By now all of the UK's 31,000 schools will have received Microsoft's invitation to get on to the Internet for free. The offer from the world's leading software company came after AOL, the world's largest network and Internet service, offered free access to all UK secondary schools in March.
If Microsoft's offer sounds like "me-too", it has upped the ante by adding a training video and a software bundle on its Netstart CD-Rom. Here schools will find the tools they need not only to explore the Internet, but also to publish a Web site.
The free CD-Rom includes Windows 95 and Microsoft's Internet surfer, Internet Explorer. With that, a modem, a new-ish PC computer, and a phone point, the Internet ought to be fewer clicks away than before, since the necessary plumbing is built into the system.
Schools can access the Internet as much as they need, or as much as the phone bill can take. The bill might be reduced, however, using Web Whacker - another freebie - which can store Internet pages for future use. Stored pages can be copied to a floppy and read at leisure using almost any computer or even over a network.
Those eager for the exciting buzz of Internet publishing will value the leg-up offered by Internet Assistant. It adds features to Microsoft's word processor Word, and can save almost any piece of work in Internet format. Internet Assistant scores well against similar tools.
Also on the CD-Rom is a six-month trial of Front Page, which designs Web sites. This really is for those with big intentions, where pages need a corporate identity or have special graphic effects. Front Page is awesome, but not really for novices.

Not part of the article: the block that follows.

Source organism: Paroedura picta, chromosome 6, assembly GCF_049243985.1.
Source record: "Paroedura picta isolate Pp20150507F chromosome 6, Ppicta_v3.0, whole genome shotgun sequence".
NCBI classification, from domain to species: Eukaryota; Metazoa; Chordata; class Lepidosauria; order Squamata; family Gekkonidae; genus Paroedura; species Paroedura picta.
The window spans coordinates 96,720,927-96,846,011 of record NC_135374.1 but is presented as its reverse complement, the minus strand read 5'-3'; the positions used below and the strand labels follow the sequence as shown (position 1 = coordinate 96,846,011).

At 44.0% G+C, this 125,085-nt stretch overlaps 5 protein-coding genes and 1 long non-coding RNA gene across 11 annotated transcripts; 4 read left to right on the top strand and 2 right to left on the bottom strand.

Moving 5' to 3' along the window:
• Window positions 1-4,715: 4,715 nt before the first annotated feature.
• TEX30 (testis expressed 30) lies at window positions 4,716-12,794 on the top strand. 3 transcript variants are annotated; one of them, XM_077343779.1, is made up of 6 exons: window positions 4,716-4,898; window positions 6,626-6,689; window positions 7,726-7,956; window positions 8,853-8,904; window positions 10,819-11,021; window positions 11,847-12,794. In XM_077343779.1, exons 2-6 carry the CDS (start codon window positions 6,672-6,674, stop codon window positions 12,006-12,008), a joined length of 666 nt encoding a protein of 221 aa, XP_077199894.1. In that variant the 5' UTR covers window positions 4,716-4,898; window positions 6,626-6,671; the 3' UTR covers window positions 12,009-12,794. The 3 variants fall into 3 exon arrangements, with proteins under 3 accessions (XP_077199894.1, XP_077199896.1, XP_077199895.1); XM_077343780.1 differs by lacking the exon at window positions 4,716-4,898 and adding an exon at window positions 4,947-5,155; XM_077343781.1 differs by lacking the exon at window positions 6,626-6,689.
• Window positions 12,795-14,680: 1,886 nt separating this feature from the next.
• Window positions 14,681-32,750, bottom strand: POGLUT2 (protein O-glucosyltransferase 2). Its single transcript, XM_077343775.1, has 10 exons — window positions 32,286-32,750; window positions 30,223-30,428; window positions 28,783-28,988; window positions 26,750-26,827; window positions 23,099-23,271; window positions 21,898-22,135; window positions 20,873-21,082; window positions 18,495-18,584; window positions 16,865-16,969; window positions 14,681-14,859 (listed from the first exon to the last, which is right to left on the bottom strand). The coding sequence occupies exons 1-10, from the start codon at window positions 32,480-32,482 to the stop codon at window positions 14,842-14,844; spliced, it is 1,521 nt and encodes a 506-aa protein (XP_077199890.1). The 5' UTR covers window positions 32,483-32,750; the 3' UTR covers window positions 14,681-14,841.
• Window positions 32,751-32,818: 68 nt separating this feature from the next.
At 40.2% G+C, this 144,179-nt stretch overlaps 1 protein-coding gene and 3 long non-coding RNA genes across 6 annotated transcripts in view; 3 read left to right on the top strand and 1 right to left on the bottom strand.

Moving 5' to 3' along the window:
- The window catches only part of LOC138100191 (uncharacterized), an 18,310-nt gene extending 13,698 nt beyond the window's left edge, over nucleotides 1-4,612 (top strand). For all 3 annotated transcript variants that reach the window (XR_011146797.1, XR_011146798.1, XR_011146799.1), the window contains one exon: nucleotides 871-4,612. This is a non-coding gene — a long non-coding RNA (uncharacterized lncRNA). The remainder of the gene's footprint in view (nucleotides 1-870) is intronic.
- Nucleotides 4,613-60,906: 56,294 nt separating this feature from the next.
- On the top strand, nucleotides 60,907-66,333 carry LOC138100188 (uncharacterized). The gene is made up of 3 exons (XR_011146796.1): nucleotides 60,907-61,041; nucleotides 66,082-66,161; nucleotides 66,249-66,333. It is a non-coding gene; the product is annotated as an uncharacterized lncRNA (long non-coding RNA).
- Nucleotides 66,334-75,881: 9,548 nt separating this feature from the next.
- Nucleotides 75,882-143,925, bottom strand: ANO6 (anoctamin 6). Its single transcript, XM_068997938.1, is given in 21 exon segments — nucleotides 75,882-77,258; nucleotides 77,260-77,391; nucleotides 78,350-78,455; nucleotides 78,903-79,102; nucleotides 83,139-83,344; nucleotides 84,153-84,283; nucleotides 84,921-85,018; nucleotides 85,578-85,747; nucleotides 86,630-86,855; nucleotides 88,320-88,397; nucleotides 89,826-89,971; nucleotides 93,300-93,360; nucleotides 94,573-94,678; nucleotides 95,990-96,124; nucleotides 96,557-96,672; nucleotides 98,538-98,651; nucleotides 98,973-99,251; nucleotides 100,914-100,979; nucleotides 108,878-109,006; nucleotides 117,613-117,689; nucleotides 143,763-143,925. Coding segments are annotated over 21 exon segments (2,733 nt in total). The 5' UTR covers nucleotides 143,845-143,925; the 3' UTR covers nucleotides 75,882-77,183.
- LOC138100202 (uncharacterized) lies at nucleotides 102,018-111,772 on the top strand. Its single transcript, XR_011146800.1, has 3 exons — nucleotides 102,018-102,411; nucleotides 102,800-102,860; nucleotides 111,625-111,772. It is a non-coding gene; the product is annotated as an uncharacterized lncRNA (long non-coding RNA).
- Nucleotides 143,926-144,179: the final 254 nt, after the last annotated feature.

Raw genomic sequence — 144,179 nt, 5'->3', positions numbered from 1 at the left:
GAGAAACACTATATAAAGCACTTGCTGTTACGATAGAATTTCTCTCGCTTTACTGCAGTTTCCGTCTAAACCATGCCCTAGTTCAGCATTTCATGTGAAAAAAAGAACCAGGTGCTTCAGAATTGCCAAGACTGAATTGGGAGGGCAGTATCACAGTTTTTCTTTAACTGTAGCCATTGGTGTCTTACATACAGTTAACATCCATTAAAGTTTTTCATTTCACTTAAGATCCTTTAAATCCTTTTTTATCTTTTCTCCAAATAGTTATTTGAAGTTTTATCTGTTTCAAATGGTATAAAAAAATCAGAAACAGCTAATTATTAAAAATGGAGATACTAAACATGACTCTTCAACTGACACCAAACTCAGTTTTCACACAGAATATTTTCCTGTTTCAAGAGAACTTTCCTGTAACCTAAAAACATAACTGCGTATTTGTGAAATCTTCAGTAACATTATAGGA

Besides the Internet proper, schools can access the Microsoft Network (MSN), an exclusive area with news and lots of consumer fare. For education, there's a teacher's discussion area, the Encarta encyclopedia, activities to use in class and more.
This is an opportunity for people to get up to speed and see what the Internet can do. Software for Apple Macs or Windows 3.1 PCs is expected later this year. But for those exclusively using Acorn's Risc OS machines, it smacks painfully of "what you would have won".
The full deal
* Free unlimited access to the Internet and Microsoft Network * 10 megabytes of server space for Web pages at The Education Exchange (Edex) * CD-Rom with Windows 95, Front Page trial edition, Internet Assistants and Application Viewers for Microsoft Office.
* MS Internet Information Server for setting up Web servers * Windows NT Server trial edition for school networks.
Microsoft Internet hotline 0345 300125 x136 Microsoft Internet Offer, PO Box 46, Hounslow, TW4 6NF AOL 0800 2791 234 Or http:www.aol.com MSN 0800 750800 Or http:www.msn.com